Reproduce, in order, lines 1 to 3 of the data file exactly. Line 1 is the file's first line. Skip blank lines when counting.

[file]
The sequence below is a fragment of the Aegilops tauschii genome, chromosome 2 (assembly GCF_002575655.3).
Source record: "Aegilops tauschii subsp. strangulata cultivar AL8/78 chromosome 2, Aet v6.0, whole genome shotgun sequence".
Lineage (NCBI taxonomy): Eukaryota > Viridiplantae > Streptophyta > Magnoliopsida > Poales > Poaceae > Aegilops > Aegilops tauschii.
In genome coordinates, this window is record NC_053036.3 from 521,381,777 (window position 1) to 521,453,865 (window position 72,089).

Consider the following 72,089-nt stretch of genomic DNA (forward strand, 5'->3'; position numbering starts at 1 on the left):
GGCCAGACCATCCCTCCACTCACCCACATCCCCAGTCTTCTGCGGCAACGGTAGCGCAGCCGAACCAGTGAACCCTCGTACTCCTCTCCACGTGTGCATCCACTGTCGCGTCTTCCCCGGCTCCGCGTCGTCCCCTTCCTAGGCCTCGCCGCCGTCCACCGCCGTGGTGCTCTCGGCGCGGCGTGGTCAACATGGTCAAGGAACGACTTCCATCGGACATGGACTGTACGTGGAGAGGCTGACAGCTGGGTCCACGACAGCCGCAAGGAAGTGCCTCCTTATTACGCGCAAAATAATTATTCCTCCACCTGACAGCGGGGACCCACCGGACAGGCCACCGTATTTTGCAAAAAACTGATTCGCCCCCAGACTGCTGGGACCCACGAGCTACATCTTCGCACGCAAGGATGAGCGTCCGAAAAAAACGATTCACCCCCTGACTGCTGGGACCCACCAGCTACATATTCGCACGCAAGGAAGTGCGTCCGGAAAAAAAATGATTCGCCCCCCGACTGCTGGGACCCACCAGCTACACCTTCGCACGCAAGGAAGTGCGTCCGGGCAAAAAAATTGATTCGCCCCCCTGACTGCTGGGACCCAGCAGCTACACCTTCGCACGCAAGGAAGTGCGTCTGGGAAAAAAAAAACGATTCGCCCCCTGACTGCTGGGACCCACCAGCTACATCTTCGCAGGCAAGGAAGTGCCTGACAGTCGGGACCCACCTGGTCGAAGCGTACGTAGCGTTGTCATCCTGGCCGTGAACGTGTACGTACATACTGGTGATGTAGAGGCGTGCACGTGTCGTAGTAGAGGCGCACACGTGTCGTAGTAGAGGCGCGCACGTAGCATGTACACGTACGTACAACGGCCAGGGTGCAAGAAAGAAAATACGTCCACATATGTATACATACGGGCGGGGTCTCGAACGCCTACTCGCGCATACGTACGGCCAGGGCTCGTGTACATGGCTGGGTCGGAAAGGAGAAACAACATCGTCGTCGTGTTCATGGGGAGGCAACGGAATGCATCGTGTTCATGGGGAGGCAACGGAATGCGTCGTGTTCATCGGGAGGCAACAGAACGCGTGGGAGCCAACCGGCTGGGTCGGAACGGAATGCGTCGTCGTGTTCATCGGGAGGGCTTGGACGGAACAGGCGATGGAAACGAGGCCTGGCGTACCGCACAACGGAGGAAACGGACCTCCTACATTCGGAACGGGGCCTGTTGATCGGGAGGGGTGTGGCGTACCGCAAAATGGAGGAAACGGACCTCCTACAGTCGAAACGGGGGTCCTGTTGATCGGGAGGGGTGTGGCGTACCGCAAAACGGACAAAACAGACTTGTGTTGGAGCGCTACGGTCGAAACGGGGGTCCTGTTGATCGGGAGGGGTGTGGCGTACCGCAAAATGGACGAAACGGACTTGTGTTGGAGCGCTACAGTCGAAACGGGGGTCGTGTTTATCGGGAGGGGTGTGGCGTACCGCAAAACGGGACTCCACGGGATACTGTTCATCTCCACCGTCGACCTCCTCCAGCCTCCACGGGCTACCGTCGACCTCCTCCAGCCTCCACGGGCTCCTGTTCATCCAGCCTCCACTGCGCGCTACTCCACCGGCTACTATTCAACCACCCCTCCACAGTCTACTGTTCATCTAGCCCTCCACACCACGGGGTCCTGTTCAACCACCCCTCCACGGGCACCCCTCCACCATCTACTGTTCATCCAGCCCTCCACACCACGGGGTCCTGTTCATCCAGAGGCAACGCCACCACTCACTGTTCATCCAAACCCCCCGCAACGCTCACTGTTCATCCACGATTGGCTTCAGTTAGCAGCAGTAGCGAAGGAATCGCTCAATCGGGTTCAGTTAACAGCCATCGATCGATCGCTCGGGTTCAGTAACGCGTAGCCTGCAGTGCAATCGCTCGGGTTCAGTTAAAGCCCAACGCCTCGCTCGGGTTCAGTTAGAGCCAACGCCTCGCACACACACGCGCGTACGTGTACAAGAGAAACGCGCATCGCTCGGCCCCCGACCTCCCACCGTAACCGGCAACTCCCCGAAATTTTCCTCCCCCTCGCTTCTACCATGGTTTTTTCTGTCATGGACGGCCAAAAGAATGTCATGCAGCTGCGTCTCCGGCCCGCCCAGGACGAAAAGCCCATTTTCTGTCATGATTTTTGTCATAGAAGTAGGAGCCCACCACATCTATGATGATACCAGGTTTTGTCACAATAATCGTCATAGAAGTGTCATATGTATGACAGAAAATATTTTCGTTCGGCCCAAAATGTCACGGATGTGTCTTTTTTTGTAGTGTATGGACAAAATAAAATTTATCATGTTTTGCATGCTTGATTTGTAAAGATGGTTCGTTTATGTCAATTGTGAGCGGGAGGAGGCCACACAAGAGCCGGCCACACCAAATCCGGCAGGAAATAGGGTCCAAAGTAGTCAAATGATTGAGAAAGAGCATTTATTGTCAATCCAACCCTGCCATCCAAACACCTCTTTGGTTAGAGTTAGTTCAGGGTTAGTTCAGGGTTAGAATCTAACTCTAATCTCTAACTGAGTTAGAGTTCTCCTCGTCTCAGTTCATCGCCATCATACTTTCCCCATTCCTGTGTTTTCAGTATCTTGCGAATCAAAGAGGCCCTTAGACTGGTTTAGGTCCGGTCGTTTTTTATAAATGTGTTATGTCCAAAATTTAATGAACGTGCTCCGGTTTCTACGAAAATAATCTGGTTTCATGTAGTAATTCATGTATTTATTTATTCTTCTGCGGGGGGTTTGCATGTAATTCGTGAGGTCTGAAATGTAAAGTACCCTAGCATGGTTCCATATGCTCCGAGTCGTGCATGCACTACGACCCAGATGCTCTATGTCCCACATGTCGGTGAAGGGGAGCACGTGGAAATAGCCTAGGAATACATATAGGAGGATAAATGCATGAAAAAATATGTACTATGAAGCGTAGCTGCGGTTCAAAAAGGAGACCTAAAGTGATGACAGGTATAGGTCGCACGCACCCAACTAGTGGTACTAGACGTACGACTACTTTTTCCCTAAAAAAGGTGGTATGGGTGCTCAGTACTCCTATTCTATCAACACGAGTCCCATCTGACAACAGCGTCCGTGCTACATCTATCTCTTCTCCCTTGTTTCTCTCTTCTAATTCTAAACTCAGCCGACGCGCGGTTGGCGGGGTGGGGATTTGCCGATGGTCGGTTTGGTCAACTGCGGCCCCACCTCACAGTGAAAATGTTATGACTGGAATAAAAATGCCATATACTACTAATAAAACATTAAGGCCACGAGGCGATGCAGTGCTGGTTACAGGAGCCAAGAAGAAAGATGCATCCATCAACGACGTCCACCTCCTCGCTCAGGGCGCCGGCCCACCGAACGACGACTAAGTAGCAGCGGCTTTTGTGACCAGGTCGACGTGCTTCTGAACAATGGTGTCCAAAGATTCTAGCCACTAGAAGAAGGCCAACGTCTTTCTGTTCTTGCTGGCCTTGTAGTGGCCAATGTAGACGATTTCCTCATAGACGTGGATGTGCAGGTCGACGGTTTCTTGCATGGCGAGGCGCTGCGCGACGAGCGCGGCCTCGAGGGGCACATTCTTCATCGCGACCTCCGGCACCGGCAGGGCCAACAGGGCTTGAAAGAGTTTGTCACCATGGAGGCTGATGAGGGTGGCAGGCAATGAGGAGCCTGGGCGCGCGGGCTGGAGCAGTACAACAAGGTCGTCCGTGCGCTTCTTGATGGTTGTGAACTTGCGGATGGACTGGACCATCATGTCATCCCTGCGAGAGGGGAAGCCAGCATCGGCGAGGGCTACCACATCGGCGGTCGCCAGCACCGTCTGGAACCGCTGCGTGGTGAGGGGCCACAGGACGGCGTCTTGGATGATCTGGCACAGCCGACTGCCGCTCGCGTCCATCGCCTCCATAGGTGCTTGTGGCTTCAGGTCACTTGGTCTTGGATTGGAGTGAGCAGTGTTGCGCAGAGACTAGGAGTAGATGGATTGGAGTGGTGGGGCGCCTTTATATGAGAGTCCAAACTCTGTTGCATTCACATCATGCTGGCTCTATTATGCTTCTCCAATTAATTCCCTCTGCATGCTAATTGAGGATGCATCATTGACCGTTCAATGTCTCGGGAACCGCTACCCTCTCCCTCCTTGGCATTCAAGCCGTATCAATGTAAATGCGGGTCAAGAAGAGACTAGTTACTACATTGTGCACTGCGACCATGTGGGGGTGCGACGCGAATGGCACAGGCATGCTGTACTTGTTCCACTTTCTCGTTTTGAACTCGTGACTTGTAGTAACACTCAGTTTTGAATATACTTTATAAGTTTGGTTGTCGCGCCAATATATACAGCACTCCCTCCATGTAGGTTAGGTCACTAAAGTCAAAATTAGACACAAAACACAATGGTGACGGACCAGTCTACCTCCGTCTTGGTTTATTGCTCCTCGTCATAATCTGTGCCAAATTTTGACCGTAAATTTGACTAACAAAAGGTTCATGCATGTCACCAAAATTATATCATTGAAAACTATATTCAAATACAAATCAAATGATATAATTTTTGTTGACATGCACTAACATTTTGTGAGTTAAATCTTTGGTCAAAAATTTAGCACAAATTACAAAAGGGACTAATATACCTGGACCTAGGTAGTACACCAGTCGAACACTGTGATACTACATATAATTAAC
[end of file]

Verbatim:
The sequence below is a fragment of the Aegilops tauschii genome, chromosome 2 (assembly GCF_002575655.3).
Source record: "Aegilops tauschii subsp. strangulata cultivar AL8/78 chromosome 2, Aet v6.0, whole genome shotgun sequence".
Lineage (NCBI taxonomy): Eukaryota > Viridiplantae > Streptophyta > Magnoliopsida > Poales > Poaceae > Aegilops > Aegilops tauschii.